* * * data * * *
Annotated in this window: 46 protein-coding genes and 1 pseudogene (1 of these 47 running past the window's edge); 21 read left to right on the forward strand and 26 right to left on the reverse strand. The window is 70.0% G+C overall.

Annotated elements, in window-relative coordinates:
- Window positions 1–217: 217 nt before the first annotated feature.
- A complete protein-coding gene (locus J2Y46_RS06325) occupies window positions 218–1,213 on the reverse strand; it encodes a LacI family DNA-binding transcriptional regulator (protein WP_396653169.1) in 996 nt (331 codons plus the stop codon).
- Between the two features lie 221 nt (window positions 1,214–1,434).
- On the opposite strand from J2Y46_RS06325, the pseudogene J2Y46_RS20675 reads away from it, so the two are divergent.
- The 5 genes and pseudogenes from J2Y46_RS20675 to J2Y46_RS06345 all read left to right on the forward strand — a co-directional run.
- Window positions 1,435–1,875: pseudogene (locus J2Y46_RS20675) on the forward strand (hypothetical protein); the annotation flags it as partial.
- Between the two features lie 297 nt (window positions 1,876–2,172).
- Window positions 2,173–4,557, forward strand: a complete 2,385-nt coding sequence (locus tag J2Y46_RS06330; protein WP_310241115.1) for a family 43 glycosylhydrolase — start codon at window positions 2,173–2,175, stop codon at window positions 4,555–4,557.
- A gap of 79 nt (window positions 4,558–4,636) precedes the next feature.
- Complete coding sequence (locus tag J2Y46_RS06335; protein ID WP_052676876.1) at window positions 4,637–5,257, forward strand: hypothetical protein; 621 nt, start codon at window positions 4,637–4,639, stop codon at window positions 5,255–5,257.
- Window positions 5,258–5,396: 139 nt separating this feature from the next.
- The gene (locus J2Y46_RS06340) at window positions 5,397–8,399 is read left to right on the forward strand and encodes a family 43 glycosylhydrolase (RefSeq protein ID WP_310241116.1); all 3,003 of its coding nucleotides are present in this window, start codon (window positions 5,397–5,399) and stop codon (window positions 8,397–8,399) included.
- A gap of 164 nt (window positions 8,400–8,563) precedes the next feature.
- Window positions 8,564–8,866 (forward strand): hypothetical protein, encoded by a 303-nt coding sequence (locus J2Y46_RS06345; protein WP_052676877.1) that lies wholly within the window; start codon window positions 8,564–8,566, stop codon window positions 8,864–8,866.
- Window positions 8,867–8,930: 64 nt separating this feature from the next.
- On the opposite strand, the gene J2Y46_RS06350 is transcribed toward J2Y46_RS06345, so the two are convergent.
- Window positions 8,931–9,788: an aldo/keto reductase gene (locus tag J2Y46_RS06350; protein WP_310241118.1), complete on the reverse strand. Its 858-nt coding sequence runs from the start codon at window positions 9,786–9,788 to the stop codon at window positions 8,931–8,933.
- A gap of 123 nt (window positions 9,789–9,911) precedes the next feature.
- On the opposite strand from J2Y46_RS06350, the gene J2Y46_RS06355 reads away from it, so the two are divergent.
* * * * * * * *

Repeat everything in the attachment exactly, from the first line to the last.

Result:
Annotated in this window: 46 protein-coding genes and 1 pseudogene (1 of these 47 running past the window's edge); 21 read left to right on the forward strand and 26 right to left on the reverse strand. The window is 70.0% G+C overall.

Annotated elements, in window-relative coordinates:
- Window positions 1–217: 217 nt before the first annotated feature.
- A complete protein-coding gene (locus J2Y46_RS06325) occupies window positions 218–1,213 on the reverse strand; it encodes a LacI family DNA-binding transcriptional regulator (protein WP_396653169.1) in 996 nt (331 codons plus the stop codon).
- Between the two features lie 221 nt (window positions 1,214–1,434).
- On the opposite strand from J2Y46_RS06325, the pseudogene J2Y46_RS20675 reads away from it, so the two are divergent.
- The 5 genes and pseudogenes from J2Y46_RS20675 to J2Y46_RS06345 all read left to right on the forward strand — a co-directional run.
- Window positions 1,435–1,875: pseudogene (locus J2Y46_RS20675) on the forward strand (hypothetical protein); the annotation flags it as partial.
- Between the two features lie 297 nt (window positions 1,876–2,172).
- Window positions 2,173–4,557, forward strand: a complete 2,385-nt coding sequence (locus tag J2Y46_RS06330; protein WP_310241115.1) for a family 43 glycosylhydrolase — start codon at window positions 2,173–2,175, stop codon at window positions 4,555–4,557.
- A gap of 79 nt (window positions 4,558–4,636) precedes the next feature.
- Complete coding sequence (locus tag J2Y46_RS06335; protein ID WP_052676876.1) at window positions 4,637–5,257, forward strand: hypothetical protein; 621 nt, start codon at window positions 4,637–4,639, stop codon at window positions 5,255–5,257.
- Window positions 5,258–5,396: 139 nt separating this feature from the next.
- The gene (locus J2Y46_RS06340) at window positions 5,397–8,399 is read left to right on the forward strand and encodes a family 43 glycosylhydrolase (RefSeq protein ID WP_310241116.1); all 3,003 of its coding nucleotides are present in this window, start codon (window positions 5,397–5,399) and stop codon (window positions 8,397–8,399) included.
- A gap of 164 nt (window positions 8,400–8,563) precedes the next feature.
- Window positions 8,564–8,866 (forward strand): hypothetical protein, encoded by a 303-nt coding sequence (locus J2Y46_RS06345; protein WP_052676877.1) that lies wholly within the window; start codon window positions 8,564–8,566, stop codon window positions 8,864–8,866.
- Window positions 8,867–8,930: 64 nt separating this feature from the next.
- On the opposite strand, the gene J2Y46_RS06350 is transcribed toward J2Y46_RS06345, so the two are convergent.
- Window positions 8,931–9,788: an aldo/keto reductase gene (locus tag J2Y46_RS06350; protein WP_310241118.1), complete on the reverse strand. Its 858-nt coding sequence runs from the start codon at window positions 9,786–9,788 to the stop codon at window positions 8,931–8,933.
- A gap of 123 nt (window positions 9,789–9,911) precedes the next feature.
- On the opposite strand from J2Y46_RS06350, the gene J2Y46_RS06355 reads away from it, so the two are divergent.